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Last updated: Wednesday, 5/13/20, at 9:55am

I'm running out of storage space in my Canvas course. Can I get more?

To avoid the storage limit in your Canvas course, instead of uploading your Zoom recordings and other media files directly to your course, you'll want to make them available via the Media Gallery in Canvas. Videos made available this way do not count against the storage quota.

If you had Zoom record your meetings in the cloud, the recordings were automatically be added to My Media in Canvas. The videos in My Media will be available to you indefinitely, just like your course files.

In order to make a file in My Media visible to students, you will need to publish it Media Gallery. This guide from the University of Utah gives step by step instructions for how to publish the recording.

If you recorded your Zoom meetings on your local device instead of to the cloud, you'll first need to upload those videos to My Media. The video under Lesson 1 in our Videos in Canvas (Kaltura) Guide will walk you though how to do that.

Will I lose access to my Zoom cloud recordings after 30 days?

When you record a Zoom meeting to the cloud using your UCSD Zoom Pro account, the recording will automatically be added to My Media in Canvas. The videos in My Media are not subject to the Zoom limits, and will be available to you indefinitely.

How can I have my course podcasted?

Can I make podcasts from previous terms available?

If you've podcasted in the past and you'd like to re-use those recordings for a current or upcoming course, please email Please include in the email: the quarter and course name (e.g. BIMM 100 FA19) and who you want to make the podcast available to: the general public, the UCSD campus, or only students who are currently enrolled in your course.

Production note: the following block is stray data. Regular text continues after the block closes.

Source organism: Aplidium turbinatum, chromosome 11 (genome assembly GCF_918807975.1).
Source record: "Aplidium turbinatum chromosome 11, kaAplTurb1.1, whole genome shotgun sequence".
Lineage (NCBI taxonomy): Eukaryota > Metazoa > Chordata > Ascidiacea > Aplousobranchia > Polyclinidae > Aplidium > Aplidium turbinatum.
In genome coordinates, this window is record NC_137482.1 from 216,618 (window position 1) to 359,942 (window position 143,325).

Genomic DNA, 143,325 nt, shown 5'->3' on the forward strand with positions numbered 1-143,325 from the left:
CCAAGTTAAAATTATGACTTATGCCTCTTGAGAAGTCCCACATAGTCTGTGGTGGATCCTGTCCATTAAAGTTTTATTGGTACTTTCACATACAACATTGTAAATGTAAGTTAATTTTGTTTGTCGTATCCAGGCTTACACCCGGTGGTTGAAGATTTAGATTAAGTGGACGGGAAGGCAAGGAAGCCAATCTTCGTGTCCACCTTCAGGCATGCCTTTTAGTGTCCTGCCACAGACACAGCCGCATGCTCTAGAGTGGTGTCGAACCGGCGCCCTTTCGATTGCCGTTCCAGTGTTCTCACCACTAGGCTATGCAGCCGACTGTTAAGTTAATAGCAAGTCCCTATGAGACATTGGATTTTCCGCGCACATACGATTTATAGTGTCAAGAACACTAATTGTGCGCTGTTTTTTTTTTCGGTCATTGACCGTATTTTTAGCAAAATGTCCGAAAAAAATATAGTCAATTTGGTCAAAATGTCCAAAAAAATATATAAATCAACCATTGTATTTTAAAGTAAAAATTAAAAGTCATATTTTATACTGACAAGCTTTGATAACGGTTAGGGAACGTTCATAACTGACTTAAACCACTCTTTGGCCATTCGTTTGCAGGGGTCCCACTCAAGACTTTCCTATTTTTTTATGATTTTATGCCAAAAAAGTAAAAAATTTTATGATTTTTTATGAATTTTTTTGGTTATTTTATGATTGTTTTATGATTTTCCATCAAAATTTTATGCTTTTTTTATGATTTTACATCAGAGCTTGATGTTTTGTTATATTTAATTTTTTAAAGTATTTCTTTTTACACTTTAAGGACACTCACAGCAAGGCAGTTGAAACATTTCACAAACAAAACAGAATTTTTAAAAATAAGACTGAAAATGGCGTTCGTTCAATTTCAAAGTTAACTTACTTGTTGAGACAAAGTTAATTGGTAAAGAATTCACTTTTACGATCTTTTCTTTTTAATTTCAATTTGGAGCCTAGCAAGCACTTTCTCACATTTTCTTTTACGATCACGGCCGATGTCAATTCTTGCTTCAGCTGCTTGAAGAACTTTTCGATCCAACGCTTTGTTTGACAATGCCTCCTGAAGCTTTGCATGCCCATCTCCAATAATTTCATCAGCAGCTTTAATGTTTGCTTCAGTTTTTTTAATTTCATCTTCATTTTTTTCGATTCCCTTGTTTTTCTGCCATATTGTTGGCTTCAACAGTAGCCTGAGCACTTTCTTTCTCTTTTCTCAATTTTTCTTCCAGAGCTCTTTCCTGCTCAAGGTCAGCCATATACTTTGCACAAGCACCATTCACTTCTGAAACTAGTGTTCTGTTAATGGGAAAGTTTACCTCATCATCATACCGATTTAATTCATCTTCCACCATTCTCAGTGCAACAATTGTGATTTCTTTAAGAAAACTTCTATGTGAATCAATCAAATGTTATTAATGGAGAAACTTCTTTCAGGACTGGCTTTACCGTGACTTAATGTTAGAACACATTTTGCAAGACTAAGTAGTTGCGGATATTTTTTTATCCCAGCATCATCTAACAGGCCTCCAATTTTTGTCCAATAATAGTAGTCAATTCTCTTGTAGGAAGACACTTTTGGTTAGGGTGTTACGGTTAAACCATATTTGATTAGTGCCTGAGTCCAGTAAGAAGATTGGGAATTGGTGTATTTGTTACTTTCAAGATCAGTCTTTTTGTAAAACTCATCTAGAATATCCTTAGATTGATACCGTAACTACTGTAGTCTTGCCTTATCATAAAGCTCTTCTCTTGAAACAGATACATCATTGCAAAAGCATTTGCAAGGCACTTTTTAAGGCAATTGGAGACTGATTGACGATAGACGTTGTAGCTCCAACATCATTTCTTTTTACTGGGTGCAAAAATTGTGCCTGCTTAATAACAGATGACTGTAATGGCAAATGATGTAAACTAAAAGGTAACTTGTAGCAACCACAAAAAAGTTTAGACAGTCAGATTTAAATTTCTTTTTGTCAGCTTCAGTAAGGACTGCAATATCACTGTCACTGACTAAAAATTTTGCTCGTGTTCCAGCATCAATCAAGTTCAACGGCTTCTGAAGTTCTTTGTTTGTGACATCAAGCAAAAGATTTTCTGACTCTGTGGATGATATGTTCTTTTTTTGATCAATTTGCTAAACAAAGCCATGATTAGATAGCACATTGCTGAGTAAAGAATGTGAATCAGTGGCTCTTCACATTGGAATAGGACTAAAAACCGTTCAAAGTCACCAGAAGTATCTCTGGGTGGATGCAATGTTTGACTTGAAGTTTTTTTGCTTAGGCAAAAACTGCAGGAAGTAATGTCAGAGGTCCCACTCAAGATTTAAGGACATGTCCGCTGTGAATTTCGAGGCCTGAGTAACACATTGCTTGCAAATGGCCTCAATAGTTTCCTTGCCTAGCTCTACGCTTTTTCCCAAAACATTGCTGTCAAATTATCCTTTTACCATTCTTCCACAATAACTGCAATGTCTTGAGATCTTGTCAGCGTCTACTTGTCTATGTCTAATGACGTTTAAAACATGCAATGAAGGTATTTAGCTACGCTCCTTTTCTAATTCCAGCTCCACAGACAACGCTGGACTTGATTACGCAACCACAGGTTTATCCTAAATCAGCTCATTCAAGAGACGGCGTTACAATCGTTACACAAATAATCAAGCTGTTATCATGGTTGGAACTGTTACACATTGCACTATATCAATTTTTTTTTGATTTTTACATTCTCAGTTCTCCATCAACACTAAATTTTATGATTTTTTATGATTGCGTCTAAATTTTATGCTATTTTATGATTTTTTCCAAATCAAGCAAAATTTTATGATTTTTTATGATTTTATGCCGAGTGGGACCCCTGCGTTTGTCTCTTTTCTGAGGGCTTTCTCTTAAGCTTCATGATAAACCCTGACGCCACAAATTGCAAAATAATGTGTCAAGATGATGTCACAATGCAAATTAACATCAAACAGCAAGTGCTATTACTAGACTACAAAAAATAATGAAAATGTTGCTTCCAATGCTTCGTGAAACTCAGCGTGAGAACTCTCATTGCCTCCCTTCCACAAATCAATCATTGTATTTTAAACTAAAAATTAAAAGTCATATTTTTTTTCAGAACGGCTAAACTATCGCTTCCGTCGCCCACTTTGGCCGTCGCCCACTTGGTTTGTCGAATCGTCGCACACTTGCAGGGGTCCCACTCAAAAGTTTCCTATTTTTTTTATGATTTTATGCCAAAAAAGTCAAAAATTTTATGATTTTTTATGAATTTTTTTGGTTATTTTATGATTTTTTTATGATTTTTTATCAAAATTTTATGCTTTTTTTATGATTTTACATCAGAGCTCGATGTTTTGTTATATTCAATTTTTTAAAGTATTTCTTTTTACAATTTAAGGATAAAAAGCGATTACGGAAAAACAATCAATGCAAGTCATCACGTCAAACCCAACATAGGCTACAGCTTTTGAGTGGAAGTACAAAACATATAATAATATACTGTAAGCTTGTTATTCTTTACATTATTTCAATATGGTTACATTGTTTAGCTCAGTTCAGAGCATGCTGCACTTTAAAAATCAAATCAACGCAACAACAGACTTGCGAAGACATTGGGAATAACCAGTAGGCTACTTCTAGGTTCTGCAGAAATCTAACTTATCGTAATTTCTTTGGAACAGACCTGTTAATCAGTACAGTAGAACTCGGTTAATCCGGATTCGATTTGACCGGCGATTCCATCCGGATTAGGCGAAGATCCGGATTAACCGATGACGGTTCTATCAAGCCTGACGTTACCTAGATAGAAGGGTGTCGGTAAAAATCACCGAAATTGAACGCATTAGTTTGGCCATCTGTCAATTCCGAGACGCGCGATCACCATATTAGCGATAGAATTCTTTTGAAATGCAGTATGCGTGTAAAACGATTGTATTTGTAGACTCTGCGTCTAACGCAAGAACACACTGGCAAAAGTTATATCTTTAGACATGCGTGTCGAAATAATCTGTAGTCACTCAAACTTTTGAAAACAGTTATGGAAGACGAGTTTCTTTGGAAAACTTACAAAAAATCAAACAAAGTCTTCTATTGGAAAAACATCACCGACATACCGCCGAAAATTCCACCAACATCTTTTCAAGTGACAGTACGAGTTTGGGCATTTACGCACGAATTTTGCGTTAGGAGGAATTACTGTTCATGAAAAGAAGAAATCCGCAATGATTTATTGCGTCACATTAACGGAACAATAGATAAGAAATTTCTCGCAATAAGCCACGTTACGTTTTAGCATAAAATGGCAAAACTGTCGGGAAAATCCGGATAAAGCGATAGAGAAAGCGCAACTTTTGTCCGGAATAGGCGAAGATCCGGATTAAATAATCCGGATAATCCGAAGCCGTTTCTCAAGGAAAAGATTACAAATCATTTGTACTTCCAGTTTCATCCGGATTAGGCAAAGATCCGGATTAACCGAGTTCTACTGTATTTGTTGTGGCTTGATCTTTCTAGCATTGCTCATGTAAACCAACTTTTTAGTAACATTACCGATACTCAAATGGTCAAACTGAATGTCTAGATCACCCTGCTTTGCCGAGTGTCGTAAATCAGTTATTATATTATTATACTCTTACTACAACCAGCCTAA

How can I use my own device to record a lecture?

For basic self-recording, use a laptop with a built-in camera and microphone. It should be used in a quiet room where lights and sound can be controlled. 

Zoom and the Kaltura Capture app can both be used to create recordings on your laptop. When using Zoom, be sure to record to the cloud rather than your local device so that the video is automatically uploaded to Canvas.

You can share a presentation on your screen, or point the camera toward a whiteboard as you write and speak.

How do I administer an assessment remotely?

For midterm or final projects, papers, or blue-book style exams, create a Canvas assignment with an online submission. Availability dates and times can be used to ensure that students take only the intended amount of time to complete a written exam, and they can be individualized to accommodate the documented needs of your students. Use the following guides to help you create an online assignment:

For mid-term or final exams that consist of distinct questions, create a Canvas Quiz. Our guide to Canvas quizzes provides step by step instructions for help with common tasks associated with creating, administering, and grading assessments in Canvas. As UCSD Faculty have begun administering final exams using Canvas Quizzes, they’ve shared their experience and tips in this Google Presentation.